Using the pretreatment outcomes, we cannot reject the null hypothesis that pretreatment trends of the treated and control states developed in parallel (λ = −0.1, P = 0.334). This increases our confidence that the parallel tend assumption also holds in the treatment period. However, such analyses are not robust to baseline demographic differences between treatment groups15. Before pursuing such an analysis, it is important to establish parity between the two comparator locations16 so that any differences can be more clearly ascribed to the policy that was implemented. We believe such parity applies in our case. First, there were no significant differences at baseline in the number of cases or deaths in states that went on to mandate versus recommend mask-wearing (cases, t10 = −1.22, P = 0.25, BF10 = 2.3, anecdotal evidence for null hypothesis; deaths, t10 = −1.14, P = 0.28, BF10 = 2.02, anecdotal evidence for null hypothesis). Furthermore, paranoia is held to flourish during periods of economic inequality17. There were no baseline differences in unemployment rates in April (before the mask policy onset) between states that mandated masks versus states that recommended mask-wearing (t16 = −0.81, P = 0.43, BF10 = 0.42, anecdotal evidence for null hypothesis). We employed a between-participant design, so it is important to establish that there were no demographic differences (age, sex, ethnicity) in participants from states that mandated versus participants from states that recommended mask-wearing (age, t = −1.46, d.f. = 42.5, P = 0.15, BF10 = 0.105, anecdotal evidence for null hypothesis; sex, χ2 = 0.37, d.f. = 1, P = 0.54, BF10 = 0.11, anecdotal evidence for null hypothesis; ethnicity, Fisher’s exact test for count data, P = 0.21, BF10 = 0.105, anecdotal evidence for null hypothesis). On these bases, we chose to proceed with the DiD analysis.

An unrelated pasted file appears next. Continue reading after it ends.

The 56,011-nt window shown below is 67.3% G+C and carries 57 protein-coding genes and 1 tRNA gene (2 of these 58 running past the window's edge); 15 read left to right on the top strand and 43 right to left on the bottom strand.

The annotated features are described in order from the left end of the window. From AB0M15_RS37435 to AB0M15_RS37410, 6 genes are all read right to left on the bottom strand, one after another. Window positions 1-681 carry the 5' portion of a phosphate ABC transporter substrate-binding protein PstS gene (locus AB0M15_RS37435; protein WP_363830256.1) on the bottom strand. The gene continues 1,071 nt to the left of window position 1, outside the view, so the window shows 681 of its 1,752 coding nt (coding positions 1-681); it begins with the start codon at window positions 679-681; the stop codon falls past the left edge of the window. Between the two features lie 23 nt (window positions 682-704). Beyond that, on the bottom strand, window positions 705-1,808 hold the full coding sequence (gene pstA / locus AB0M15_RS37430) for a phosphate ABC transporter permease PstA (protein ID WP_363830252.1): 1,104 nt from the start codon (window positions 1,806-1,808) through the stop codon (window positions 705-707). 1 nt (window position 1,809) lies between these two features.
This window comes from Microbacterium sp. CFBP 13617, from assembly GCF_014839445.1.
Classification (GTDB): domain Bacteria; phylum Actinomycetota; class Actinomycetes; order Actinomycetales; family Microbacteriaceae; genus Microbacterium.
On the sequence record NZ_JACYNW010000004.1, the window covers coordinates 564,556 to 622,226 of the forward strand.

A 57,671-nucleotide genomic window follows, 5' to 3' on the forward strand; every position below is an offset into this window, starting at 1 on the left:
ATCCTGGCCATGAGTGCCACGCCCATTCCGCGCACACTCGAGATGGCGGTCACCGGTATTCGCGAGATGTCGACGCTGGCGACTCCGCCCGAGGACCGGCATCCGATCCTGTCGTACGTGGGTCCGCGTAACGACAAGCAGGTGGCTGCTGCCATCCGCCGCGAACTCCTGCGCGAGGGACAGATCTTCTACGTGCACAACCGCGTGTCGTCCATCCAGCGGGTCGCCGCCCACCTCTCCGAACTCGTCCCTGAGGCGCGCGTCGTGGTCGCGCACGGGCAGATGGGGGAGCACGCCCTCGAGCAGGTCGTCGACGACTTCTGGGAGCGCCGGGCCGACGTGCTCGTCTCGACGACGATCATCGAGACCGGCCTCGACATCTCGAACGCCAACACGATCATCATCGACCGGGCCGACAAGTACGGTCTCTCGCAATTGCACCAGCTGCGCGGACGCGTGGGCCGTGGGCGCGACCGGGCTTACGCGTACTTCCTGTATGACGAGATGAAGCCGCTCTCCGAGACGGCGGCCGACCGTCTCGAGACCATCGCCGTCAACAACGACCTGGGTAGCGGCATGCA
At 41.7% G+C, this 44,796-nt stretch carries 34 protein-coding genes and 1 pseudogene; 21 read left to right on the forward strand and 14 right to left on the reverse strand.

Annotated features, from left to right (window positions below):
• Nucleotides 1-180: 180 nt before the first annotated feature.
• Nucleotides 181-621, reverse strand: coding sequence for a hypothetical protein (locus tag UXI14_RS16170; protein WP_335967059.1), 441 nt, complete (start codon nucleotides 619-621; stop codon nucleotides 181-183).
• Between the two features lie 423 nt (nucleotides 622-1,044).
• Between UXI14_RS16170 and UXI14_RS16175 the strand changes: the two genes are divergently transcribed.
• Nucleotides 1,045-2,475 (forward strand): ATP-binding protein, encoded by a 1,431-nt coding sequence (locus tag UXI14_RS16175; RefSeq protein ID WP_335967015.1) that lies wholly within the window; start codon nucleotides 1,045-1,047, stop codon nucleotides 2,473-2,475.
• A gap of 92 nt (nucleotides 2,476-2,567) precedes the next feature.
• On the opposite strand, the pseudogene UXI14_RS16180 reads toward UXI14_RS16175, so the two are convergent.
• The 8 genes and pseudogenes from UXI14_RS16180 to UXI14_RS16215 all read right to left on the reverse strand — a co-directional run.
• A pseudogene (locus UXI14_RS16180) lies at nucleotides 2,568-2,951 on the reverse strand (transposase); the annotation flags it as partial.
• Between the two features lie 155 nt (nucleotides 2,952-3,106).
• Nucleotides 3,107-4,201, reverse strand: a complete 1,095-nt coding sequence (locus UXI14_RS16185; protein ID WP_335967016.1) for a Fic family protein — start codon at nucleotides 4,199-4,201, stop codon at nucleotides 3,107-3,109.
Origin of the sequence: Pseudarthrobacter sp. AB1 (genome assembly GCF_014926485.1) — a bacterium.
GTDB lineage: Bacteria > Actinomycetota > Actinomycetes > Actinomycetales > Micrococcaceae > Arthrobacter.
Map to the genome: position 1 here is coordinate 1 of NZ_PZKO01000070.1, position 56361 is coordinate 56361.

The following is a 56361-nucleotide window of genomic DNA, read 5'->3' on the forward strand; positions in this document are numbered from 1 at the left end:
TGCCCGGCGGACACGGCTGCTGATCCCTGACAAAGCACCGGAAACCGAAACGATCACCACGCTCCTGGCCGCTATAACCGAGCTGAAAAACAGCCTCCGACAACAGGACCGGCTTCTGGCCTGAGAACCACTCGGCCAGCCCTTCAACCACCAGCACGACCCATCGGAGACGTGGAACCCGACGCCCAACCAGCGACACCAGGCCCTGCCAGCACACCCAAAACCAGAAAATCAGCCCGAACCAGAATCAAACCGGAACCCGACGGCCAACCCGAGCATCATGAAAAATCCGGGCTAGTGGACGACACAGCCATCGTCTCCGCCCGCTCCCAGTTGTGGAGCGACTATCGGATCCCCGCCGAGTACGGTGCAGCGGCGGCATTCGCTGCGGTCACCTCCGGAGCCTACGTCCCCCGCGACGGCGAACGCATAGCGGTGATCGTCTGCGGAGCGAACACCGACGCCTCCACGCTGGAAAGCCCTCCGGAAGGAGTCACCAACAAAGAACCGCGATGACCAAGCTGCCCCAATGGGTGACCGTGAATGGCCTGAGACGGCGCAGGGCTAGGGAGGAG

We implemented a non-parametric cluster bootstrap procedure, which is theoretically robust to heteroscedasticity and arbitrary patterns of error correlation within clusters, and to variation in error processes across clusters18. The procedure reassigns entire states to either treatment or control and recalculates the treatment effect in each reassigned sample, generating a randomization distribution.